Know your gamer: StyroN (Counter-Strike: Global Offensive)

Tidus Goh, also known as StyroN in CS:GO. (Photo: Yahoo Singapore)
Tidus Goh, also known as StyroN in CS:GO. (Photo: Yahoo Singapore)

Tidus Goh may have only started playing games competitively since 2017, but he’s already made history with his team in Counter-Strike: Global Offensive.

Also known by his handle StyroN, Goh and his Vindicta team beat B.O.O.T-dream[S]cape at the World Electronic Sports Games (WESG) Singapore qualifiers in September, something which had not been done by another Singapore team in a few years.

It was a proud moment for Goh, who lists dream[S]cape’s captain as one of his eSports idols, and was even invited to be a stand-in for the team at a prior tournament.

Yahoo Singapore sat down with Goh ahead of Vindicta’s participation in the WESG Southeast Asia Finals this weekend.

What got you into eSports?

I started with Dota since I was young, like primary 3 or 4. I wanted to play competitively because of the saying: Do what you love, and you don’t have to work a single day. So I had tried Dota but could not find the edge. However, I found CS and start to rank up very quickly with schoolmates. I could only start to get involved fully right after the national exam and N levels, which was at the beginning of 2017.

What is your most memorable eSports moment to date?

It would be the WESG win at the qualifier. It was that tournament which I had given my all with the team. We had the most time (term break) that we put in the effort and the result paid off. It felt really good and we managed to be the best, locally at least. That showed us that we have potential. I was not able to commit my 100 per cent to my prior tournament, but at WESG I was, and got the result.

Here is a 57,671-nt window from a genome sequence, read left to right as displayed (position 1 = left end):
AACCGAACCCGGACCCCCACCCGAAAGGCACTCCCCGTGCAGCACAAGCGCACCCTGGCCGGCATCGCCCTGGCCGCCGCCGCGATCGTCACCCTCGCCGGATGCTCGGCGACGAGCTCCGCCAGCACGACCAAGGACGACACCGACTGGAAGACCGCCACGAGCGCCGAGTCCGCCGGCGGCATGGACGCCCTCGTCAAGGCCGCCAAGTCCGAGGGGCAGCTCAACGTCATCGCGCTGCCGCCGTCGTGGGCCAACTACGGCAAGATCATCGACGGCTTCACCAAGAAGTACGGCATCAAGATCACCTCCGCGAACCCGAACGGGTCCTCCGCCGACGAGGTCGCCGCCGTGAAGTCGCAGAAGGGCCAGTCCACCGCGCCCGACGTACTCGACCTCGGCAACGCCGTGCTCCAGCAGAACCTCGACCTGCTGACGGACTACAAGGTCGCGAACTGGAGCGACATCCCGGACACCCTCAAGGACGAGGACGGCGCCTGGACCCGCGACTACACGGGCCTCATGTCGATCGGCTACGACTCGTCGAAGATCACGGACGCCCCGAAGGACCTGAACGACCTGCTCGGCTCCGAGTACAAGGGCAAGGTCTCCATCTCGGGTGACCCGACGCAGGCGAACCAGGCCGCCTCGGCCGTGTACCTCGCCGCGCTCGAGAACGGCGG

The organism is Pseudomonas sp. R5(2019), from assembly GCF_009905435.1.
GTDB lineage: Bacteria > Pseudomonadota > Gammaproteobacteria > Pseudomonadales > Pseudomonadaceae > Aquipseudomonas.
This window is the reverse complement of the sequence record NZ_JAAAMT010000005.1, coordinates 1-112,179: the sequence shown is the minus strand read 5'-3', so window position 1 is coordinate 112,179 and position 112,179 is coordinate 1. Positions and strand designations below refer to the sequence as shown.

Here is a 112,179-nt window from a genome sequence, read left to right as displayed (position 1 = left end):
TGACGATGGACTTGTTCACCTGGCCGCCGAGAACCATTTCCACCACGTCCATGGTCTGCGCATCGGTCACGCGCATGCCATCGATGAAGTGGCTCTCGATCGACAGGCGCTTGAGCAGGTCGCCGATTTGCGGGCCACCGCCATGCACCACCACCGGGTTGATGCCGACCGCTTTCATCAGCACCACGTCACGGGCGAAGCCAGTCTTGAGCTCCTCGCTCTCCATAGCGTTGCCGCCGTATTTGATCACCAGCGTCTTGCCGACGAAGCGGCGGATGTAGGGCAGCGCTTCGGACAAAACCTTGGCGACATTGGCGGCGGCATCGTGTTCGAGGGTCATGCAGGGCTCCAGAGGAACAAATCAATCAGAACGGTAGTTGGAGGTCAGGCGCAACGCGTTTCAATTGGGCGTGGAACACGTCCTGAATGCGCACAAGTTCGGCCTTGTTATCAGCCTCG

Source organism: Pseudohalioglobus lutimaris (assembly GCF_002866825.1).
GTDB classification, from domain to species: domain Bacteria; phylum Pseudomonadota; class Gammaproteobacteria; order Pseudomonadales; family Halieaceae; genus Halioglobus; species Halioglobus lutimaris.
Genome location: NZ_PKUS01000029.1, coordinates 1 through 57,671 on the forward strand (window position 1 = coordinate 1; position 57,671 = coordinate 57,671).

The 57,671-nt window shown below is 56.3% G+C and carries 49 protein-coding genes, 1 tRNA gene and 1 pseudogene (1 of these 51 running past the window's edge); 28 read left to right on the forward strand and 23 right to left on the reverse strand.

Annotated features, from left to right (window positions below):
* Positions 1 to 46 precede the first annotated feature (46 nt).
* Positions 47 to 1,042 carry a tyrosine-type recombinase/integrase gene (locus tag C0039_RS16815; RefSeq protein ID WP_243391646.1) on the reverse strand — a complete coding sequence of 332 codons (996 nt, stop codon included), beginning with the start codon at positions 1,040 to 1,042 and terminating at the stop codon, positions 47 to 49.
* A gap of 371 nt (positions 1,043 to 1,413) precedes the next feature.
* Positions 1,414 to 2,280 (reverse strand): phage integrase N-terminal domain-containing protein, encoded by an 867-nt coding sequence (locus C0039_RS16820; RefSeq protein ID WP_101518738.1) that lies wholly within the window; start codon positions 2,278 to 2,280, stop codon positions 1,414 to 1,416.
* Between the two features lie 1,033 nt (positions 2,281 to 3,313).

Who are the people in the eSports industry you look up to?

Locally, I would look up to Anthony “ImpressioN” Lim, Captain of DreamScape. He has shown us that with hard work and passion he has gone so far. He left his studies after his secondary school and enlisted early. After this, he came out and give his all in CS, and look at his achievement, with dream[S]cape as one of the top 10 teams in Asia now. I appreciate what he has done for the Singapore scene as he brought a Singapore team into the rankings of Asia.

Internationally, I would look up to the old-timers like NIP – Ninja In Pyjamas. Those players showed us that age is not a deterrent as they are still competing at the highest level even after 10 years. It gives me the drive that if I do this right, I could do it for a long time as well.

What do your friends and family feel about your involvement in eSports?

As I was starting out, I just promised my mother that I will give her what she wants and in return, she will give him the freedom. I did well in the N-levels, and she trusted me in spending time where I want to.

After I started to get results in competitions, like tournament wins and stuff, she became more open-minded and supported me more, like if more time I needed for training, I could not go for some family commitment and stuff.